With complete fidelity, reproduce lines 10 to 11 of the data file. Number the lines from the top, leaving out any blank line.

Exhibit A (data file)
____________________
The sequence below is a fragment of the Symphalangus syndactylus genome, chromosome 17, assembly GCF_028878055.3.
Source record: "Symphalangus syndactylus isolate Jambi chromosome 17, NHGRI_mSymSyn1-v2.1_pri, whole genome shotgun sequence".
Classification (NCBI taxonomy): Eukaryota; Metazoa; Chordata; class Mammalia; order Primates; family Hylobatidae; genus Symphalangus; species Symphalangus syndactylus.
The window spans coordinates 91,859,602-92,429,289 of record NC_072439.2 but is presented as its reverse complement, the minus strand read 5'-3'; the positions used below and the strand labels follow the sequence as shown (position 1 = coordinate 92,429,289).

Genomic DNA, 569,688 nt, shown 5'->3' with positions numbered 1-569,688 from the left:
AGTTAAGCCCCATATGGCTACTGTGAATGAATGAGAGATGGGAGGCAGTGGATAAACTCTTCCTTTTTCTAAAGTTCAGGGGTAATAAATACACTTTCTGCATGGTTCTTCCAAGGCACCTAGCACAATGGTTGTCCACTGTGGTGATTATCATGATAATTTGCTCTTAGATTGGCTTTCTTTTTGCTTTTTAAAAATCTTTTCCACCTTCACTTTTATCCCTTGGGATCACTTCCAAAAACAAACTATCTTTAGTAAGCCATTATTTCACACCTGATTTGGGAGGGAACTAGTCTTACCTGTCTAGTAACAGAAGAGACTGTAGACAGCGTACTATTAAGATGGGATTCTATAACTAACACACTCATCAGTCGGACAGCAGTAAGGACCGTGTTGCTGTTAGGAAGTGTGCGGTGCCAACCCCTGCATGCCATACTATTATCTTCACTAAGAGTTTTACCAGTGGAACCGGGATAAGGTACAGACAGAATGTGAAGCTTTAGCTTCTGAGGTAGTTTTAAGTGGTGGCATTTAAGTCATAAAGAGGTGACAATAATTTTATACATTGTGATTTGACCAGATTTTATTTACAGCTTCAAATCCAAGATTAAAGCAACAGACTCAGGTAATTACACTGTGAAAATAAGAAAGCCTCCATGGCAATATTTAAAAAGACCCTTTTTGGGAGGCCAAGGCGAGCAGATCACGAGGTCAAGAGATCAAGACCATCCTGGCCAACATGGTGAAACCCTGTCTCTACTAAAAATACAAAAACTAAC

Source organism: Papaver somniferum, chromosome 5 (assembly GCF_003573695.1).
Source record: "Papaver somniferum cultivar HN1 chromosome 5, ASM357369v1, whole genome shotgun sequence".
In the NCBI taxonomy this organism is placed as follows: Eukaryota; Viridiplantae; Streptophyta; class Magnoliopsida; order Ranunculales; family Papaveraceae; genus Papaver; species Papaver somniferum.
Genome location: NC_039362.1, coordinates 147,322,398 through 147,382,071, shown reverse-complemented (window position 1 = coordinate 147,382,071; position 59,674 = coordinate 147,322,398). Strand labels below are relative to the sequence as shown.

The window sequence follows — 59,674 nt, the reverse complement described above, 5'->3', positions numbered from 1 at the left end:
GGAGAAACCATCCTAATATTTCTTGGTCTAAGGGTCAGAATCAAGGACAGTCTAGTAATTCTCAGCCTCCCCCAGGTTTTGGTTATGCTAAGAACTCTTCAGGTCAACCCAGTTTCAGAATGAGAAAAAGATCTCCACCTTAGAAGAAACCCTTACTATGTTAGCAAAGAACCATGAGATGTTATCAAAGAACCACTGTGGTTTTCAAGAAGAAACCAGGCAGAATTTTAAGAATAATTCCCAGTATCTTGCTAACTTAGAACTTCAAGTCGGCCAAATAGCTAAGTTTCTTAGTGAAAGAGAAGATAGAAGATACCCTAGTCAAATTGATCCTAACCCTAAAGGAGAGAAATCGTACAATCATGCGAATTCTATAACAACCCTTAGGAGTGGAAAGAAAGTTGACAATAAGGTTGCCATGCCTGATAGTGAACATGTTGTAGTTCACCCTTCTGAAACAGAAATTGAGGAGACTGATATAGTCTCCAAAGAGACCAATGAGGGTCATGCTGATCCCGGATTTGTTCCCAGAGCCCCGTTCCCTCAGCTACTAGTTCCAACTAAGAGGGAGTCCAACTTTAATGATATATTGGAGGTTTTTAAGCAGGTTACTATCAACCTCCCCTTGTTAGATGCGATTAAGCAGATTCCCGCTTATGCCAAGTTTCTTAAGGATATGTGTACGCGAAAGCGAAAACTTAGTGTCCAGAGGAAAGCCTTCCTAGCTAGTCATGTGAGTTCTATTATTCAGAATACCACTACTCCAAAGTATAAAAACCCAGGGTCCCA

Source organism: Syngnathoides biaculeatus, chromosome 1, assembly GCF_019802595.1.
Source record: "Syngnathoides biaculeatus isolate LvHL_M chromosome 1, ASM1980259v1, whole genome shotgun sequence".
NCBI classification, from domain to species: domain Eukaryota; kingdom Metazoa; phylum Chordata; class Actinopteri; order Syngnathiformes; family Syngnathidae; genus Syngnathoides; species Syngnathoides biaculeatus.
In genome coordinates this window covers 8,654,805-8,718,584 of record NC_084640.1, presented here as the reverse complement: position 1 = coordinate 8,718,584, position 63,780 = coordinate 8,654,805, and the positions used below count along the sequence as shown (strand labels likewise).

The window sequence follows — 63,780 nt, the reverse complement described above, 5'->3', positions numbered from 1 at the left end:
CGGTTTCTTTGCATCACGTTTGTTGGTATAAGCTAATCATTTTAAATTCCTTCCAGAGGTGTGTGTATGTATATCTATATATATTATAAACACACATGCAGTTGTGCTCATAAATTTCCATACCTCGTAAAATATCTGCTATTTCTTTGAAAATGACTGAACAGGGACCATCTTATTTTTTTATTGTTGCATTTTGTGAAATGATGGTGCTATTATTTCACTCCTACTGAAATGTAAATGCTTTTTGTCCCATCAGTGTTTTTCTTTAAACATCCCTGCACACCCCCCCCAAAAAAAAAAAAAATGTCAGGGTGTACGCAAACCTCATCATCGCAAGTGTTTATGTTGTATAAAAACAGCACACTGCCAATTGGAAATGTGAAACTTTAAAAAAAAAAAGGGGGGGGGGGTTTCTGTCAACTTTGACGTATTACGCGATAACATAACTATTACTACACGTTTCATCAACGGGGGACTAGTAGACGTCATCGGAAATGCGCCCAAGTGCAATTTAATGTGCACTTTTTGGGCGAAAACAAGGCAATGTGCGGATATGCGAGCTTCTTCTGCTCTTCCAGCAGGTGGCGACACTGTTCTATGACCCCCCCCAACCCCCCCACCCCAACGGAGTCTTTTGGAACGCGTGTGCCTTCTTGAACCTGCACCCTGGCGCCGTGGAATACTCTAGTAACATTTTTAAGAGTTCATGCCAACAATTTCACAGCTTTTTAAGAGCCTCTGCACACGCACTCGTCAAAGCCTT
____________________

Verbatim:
Genome location: NC_039362.1, coordinates 147,322,398 through 147,382,071, shown reverse-complemented (window position 1 = coordinate 147,382,071; position 59,674 = coordinate 147,322,398). Strand labels below are relative to the sequence as shown.

The window sequence follows — 59,674 nt, the reverse complement described above, 5'->3', positions numbered from 1 at the left end: